And if I could get that depressed in the past, surely I have a ‘major depression’ sword of Damocles hanging over my future as well?

Maybe? The circumstances seem pretty unusual.

And again, my current degree basically won’t get me anywhere

It can just get you all the normal jobs in the world that normal people can do, right?

There are things I’d like better —though I’m not fully sure what exactly they are —, but today, at 22, I may not have a way to pursue these things.

So what? You don't even know what they are. Also, probably not? Why wouldn't you be able to pursue them just as well as you could ever have?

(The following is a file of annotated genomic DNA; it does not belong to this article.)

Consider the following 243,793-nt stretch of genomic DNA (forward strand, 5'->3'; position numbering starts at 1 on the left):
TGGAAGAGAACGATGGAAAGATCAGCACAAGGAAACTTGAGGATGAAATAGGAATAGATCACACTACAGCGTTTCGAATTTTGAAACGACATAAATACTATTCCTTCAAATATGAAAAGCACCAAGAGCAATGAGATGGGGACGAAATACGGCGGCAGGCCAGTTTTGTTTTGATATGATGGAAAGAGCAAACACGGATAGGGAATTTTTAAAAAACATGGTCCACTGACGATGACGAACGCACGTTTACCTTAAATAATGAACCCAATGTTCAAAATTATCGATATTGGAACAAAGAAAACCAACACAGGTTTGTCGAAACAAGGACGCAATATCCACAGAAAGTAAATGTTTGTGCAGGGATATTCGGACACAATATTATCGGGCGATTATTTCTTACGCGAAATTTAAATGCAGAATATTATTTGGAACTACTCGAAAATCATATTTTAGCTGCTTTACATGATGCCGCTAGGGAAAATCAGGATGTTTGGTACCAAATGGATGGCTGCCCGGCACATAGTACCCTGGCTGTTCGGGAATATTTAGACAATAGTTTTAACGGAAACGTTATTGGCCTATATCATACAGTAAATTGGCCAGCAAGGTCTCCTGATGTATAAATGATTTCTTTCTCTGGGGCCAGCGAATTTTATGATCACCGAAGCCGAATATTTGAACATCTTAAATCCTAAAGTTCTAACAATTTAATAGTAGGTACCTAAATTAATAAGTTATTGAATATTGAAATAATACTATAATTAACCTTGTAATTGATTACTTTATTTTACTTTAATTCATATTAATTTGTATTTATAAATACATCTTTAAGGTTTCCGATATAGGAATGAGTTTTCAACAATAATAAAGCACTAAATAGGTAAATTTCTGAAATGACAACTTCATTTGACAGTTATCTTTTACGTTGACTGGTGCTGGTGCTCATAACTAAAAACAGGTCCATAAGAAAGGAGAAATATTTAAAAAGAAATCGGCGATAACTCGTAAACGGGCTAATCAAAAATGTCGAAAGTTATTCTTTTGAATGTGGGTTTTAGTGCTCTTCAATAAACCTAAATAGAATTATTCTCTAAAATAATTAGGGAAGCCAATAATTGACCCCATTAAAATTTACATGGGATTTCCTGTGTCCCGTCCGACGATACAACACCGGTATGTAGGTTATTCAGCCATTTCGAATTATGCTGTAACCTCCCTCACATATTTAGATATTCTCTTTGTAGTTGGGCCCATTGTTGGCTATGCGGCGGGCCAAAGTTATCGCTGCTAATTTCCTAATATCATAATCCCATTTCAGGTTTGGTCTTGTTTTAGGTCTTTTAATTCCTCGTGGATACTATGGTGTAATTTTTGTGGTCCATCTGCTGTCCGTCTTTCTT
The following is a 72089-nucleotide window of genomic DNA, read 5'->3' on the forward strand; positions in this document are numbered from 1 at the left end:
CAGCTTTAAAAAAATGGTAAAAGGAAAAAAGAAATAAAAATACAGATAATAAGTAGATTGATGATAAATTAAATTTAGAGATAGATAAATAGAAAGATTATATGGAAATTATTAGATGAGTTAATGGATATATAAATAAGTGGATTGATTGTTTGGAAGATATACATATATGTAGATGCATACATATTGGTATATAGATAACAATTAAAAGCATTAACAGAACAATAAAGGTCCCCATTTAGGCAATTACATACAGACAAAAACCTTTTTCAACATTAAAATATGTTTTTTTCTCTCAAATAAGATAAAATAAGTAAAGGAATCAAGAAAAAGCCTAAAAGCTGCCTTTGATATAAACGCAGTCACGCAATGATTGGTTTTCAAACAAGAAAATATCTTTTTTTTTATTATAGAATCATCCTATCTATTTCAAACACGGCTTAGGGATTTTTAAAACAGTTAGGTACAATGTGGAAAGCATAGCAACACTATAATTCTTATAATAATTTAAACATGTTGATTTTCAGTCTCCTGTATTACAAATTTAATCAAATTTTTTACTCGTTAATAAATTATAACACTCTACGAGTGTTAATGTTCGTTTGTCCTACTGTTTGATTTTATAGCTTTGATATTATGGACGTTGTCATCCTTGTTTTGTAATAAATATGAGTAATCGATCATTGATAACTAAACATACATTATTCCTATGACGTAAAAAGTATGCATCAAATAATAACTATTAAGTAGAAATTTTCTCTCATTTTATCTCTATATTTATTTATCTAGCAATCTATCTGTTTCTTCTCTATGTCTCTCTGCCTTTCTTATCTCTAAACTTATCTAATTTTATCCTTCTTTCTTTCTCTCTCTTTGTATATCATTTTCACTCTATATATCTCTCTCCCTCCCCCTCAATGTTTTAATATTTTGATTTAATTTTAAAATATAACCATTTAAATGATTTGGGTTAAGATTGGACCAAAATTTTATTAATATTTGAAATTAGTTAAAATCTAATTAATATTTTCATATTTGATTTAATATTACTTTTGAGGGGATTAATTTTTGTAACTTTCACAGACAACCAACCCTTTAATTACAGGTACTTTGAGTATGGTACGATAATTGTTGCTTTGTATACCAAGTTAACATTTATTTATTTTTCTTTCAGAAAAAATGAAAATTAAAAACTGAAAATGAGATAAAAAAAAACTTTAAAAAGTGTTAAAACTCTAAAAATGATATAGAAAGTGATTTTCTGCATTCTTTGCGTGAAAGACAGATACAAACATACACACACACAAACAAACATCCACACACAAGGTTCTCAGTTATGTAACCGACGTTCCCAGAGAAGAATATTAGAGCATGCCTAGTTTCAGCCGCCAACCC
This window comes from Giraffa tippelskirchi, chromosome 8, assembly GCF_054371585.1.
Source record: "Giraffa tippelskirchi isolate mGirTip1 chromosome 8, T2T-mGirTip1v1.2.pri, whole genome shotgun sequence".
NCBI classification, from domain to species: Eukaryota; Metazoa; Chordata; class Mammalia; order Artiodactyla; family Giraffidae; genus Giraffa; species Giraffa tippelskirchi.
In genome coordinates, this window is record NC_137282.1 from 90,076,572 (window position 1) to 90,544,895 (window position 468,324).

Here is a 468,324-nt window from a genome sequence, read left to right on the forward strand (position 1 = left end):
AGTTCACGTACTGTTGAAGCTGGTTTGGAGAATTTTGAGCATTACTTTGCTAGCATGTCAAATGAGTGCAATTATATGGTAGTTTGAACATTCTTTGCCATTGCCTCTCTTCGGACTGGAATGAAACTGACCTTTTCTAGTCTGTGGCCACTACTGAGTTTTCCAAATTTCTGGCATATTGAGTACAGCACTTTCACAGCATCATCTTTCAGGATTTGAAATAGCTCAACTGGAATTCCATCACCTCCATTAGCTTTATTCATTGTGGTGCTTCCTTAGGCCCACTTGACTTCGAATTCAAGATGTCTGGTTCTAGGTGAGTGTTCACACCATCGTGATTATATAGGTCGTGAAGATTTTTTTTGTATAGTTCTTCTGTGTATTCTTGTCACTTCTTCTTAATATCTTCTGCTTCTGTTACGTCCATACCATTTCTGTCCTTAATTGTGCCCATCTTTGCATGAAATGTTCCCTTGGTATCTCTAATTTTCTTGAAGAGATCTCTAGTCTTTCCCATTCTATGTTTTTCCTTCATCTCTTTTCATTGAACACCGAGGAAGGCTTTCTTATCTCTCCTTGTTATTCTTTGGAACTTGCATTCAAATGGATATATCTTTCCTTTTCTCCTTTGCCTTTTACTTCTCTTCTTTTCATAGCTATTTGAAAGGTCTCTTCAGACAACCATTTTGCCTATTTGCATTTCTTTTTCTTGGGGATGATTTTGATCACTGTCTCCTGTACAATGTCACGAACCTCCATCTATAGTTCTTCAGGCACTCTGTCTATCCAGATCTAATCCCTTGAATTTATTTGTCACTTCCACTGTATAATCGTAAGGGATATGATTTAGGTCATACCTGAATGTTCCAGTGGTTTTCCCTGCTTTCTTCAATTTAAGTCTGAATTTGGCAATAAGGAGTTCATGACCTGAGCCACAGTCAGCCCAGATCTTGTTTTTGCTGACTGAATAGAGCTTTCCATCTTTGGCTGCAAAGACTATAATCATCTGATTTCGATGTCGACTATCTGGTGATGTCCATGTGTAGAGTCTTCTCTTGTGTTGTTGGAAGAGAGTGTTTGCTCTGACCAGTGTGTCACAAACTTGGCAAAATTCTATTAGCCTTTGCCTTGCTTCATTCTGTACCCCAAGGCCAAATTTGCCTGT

My advice is to just chill out and focus on whatever object level things in your life you are working on, rather than dream about some hypothetically better way the last 4 years could have panned out for you.

I know many people who do professionally something completely unrelated to what they studied.

I had been getting interested in social psychology, science, cognitive biases, and eventually rationality. I considered various options: architecture, medicine, engineering, biology, etc.

I don't see much of a connection here, could you perhaps explain more specifically, what are the things that you enjoy doing or learning about?